Learning from Jesús

Learning from Jesús

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Freelancing lessons from the plumber

We’re lucky enough to have our plumbing done by Jesus. Before you start thinking I’ve got a serious attack of religion, or that this blog has taken an unpleasantly blasphemous tack, I should remind you that in Spanish-speaking countries, Jesús, as it should be written, is actually quite a common first name. But although he can’t do miracles, our Jesús is an excellent plumber and heating engineer. He’s mended our washing machine and our toilet, and last week he came to fix our sputtering water heater. And while he was here I started thinking about what translators could learn from a freelancer like him.

Because although we like to think of ourselves as professionals on a par with lawyers and architects, I believe plumbers and other self-employed tradesmen also have a lot to teach us. Now I’m not going to push the parallels too far and there are obviously many differences between a translator’s work and what a plumber does. But I like having Jesús work for me and I want to make sure people are happy when I work for them, which means it’s well worthwhile analysing what makes any successful freelancer-customer relationship work. So here are six things I think we can learn from Jesús:

  1. Follow up contacts, however vague. I phoned Jesús but got his answerphone. When the message cut in, I hung up, thinking I’d try again in a while, but before I got the chance he’d called me. I don’t know about anyone else, but I’m very bad about following up calls. “If they’re really interested, they’ll come back to me,” I usually think. But maybe they won’t…
  2. Give a professional image. We made an appointment. Jesús turned up on time, dressed for work but looking clean and with his tools in a neat box. Obviously, as translators, we don’t have to go into other people’s homes, but we do need to make a good impression, especially if we ever go to meet clients.
  3. Be good at your job. Jesús found the fault in our water heater efficiently and effectively and fixed it. He obviously knew a lot about the machines, which are now full of electronics and nothing like the simple gas heater we had in our student flat years ago. That kind of knowledge requires study and experience, two key requirements that also apply to translators. Jesús also spent time testing his repair to make sure the fault had been fixed, and we could all benefit from taking that bit of extra time to check our work.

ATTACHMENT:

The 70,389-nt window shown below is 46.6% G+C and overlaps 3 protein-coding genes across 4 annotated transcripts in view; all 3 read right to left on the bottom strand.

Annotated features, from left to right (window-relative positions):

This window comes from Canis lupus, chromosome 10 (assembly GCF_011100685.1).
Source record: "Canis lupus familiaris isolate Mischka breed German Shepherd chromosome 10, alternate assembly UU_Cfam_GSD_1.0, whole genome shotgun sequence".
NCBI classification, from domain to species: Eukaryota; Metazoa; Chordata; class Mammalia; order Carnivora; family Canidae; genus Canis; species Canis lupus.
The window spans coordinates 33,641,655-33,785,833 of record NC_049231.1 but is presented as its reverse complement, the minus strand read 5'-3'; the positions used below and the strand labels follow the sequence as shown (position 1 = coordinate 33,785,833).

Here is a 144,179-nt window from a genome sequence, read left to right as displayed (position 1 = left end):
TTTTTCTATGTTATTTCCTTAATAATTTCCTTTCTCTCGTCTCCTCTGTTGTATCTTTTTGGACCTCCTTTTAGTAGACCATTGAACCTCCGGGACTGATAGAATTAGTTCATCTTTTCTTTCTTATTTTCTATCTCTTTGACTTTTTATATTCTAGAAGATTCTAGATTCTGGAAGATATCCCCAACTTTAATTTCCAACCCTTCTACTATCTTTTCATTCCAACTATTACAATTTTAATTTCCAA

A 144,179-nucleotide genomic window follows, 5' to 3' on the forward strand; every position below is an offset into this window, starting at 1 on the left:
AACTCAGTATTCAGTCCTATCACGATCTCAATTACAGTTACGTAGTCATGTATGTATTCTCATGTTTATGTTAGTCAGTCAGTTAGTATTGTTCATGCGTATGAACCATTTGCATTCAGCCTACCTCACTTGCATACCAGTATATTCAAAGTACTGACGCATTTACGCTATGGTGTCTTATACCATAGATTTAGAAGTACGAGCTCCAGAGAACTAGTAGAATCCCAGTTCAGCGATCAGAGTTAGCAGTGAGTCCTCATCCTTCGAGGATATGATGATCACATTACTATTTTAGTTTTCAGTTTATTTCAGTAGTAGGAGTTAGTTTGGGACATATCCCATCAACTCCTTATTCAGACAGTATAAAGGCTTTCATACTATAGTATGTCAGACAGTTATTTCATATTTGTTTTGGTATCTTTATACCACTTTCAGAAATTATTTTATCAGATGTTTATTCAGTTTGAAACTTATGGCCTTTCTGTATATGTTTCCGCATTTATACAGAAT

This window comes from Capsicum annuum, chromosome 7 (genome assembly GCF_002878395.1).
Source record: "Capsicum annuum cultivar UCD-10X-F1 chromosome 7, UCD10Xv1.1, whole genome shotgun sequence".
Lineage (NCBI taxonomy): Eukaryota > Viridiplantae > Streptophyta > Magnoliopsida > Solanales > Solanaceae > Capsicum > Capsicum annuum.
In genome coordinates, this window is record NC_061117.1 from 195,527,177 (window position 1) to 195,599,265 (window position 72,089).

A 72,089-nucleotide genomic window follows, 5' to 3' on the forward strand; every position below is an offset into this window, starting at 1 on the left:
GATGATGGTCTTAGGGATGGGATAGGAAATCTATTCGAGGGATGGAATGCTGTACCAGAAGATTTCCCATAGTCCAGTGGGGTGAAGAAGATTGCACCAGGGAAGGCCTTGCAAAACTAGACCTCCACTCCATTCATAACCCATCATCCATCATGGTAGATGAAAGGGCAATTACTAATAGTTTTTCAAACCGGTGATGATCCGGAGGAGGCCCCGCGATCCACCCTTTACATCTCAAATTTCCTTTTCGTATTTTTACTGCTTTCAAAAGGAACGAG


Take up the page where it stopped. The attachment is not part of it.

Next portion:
4. Communicate with clients clearly. Jesús gave a clear explanation of what he’d done and its limitations. As with many different kinds of machine, it was possible that the fault he had put right was not the only problem, and if that was the case we were going to have to ask him to come back. That meant we’d have to pay again, and he wanted us to understand that a) the fault he’d put right was genuine and b) the work he’d done might not be enough. He got his message across firmly but politely, to prevent misunderstandings.
  5. Charge what you’re worth. Jesús has a minimum charge, which is non-negotiable. If you want him to do some work, you pay it. You wouldn’t dream of asking him to reduce or waive it. Now there’s a lesson for some! He’s also not cheap, but his price is his price: the cost of the parts you need plus his labour. You know there’s no point in trying to beat him down. I wish my clients always saw my prices as immovable, but I try to keep them that way.
  6. Get noticed and remembered. We found Jesús by word of mouth, always the best way to find someone in his profession, and probably the best way of finding a translator, although it only happens if you successfully achieve point number 3. Jesús has also thought of the most effective way of making sure people remember him. Unlike translators, he doesn’t work much with e-mail, which means people aren’t necessarily going to find his contact details easily. So he gives his customers a fluorescent yellow sticker with all his details, ready to be stuck on a water heater or washing machine. I’m not going to copy that idea to the letter, but the principle of thinking about how people are going to find you is well worth considering.

I hope I’ve convinced you that it’s not such a bad idea to try to learn from other kinds of freelancers. And in the meantime, if you need a good plumber…

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